“In the year 1605, Guy Fawkes attempted to start a people’s revolution against corruption, inherited privilege, and social injustice in the British government.”

    “In the year 1605, Guy Fawkes planned a terrorist attack against a group of Protestant politicians, in an attempt to install a Catholic theocracy in Britain.”

    Both of these statements, taken as statements of fact, are true. But they are both framed very differently. In the first statement, Fawkes is portrayed as a courageous political activist. In the second, he is framed (!) as a dangerous religious fanatic. And because of the different frames, they lead the reader to understand and interpret the man’s life and purposes very differently. This, in turn, leads the reader to draw different conclusions. In other situations, the use of framing language can have serious economic or political consequences. Consider, as an example, the national debate that took place in the United States over the Affordable Health Care Act of 2009. The very name of the legislation itself framed the discussion in the realm of market economics: the word ‘affordable’ already suggests that the issue has to do with money. And most people who participated in that national debate, including supporters and opponents and everything in between, spoke of health care as if it is a kind of market commodity, which can be bought or sold for a price. The debate thus became primarily a matter of questions like who will pay for it (the state? individuals? insurance companies?), and whether the price is fair. But there are other ways to talk about health care besides the language of economics. Some people frame heath care as a human right. Some frame it as a form of organized human compassion, and some as a religious duty. But once the debate had been framed in the language of market economics, these other ways of thinking about health care were mostly excluded from the debate itself. As noted earlier, it’s probably not possible to speak about anything without framing it one way or another. But your use of framing language can limit or restrict the way things can be thought of and spoken about. They can even prevent certain ways of thinking and speaking. And when two or more people conversing with each other frame their topic differently, some unnecessary conflict can result, just as if they were starting from different premises or presupposing different world views. So it can be important to monitor one’s own words, and know what frame you are using, and whether that frame is assisting or limiting your ability to think and speak critically about a particular issue. It can also be important to listen carefully to the framing language used by others, especially if a difference between their framing language and yours is creating problems. And speaking of problems: this leads us to the point where the process of critical thinking begins.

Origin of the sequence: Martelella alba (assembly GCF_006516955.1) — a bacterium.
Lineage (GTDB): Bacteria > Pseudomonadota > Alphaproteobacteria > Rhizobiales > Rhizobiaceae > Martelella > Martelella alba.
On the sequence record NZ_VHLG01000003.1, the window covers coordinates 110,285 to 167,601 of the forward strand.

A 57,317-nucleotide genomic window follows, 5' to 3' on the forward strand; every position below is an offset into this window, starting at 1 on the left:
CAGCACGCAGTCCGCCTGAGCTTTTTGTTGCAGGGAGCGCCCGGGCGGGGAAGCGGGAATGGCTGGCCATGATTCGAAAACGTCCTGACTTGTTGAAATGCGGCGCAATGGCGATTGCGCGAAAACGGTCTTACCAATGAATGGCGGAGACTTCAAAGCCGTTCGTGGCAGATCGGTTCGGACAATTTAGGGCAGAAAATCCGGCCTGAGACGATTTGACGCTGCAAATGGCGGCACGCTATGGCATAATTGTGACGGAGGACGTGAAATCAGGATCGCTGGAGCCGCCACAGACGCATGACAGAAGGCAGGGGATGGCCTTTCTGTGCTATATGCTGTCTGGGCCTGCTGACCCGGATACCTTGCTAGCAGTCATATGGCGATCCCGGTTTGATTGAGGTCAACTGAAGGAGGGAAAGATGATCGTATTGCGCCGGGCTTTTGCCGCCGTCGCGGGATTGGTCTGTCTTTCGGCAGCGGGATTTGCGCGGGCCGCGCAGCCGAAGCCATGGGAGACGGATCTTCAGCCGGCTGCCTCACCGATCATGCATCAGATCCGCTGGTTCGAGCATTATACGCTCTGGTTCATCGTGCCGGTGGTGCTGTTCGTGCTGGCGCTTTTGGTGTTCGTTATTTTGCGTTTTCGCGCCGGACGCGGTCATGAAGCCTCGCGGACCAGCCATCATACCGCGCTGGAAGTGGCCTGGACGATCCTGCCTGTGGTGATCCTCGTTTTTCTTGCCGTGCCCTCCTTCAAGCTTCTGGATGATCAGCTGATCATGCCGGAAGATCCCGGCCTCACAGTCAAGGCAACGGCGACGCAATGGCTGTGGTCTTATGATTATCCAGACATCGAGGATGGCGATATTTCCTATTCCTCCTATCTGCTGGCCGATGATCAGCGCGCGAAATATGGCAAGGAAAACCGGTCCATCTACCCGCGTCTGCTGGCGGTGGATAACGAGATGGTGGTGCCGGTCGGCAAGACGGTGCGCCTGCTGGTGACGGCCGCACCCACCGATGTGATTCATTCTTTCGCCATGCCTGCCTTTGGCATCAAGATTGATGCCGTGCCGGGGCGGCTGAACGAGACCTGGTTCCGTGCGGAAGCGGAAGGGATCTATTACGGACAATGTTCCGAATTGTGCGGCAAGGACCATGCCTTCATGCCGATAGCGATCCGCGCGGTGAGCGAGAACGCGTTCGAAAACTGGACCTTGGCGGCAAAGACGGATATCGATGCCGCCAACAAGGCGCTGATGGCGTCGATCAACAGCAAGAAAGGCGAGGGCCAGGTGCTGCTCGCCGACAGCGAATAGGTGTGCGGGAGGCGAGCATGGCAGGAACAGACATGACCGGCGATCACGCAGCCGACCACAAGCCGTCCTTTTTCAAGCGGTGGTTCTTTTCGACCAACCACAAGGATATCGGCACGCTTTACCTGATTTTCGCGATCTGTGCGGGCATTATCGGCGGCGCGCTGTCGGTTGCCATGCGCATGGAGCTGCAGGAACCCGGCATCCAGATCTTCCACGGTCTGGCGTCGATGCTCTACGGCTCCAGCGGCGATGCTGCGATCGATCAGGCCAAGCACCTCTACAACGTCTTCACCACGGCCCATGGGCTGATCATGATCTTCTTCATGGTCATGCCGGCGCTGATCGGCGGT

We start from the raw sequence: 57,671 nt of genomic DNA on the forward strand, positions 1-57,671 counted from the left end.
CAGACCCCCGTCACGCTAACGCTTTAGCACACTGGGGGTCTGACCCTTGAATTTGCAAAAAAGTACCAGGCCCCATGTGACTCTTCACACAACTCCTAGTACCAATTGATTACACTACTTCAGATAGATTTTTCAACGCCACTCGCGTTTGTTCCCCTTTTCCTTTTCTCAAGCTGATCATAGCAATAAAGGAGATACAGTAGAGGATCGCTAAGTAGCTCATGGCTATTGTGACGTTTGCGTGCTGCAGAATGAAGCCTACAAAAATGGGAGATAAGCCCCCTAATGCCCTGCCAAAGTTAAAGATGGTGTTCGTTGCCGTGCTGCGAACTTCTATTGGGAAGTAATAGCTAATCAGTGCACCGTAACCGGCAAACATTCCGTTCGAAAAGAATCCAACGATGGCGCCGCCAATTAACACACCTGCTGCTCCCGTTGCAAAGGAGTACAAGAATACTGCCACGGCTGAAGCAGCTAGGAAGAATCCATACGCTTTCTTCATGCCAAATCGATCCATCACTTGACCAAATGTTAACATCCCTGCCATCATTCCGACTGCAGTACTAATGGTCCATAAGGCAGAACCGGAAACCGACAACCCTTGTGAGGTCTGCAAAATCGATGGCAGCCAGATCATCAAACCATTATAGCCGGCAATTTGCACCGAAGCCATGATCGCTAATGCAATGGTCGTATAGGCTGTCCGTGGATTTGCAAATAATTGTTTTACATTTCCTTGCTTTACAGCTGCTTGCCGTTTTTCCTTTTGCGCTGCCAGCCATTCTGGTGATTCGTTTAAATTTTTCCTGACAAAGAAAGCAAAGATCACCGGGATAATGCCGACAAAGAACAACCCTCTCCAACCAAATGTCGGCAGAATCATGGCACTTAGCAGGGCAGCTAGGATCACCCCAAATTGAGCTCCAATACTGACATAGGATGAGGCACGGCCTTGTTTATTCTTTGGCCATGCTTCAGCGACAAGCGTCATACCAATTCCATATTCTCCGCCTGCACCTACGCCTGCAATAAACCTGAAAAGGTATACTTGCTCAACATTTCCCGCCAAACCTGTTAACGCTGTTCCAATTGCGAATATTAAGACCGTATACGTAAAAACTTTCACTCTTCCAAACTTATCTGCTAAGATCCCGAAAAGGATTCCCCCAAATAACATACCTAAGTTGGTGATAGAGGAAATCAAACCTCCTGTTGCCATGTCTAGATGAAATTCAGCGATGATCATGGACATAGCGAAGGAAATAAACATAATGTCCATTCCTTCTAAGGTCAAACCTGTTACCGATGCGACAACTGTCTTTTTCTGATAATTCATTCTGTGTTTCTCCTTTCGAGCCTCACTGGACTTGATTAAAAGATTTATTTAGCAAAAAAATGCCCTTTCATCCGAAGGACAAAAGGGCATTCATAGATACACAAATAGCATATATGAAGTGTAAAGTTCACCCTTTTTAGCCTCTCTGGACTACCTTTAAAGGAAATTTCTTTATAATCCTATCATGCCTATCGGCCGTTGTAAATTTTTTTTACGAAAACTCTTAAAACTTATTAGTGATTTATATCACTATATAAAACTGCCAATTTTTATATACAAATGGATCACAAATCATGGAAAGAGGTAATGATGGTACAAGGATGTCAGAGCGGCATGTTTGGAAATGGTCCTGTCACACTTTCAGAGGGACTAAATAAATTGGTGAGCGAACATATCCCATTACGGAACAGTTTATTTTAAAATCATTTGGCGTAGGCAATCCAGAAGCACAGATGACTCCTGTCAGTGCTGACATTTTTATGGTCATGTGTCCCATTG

Usually, logic and critical thinking skills are invoked in response to a need. And often, this need takes the form of a problem which can’t be solved until you gather some kind of information. Sometimes the problem is practical: that is, it has to do with a specific situation in your everyday world.

    For example:

    • Perhaps you have an unusual illness and you want to recover as soon as possible.
    • Perhaps you are an engineer and your client wants you to build something you’ve never built before.
    • Perhaps you just want to keep cool on a very hot day and your house doesn’t have an air conditioner.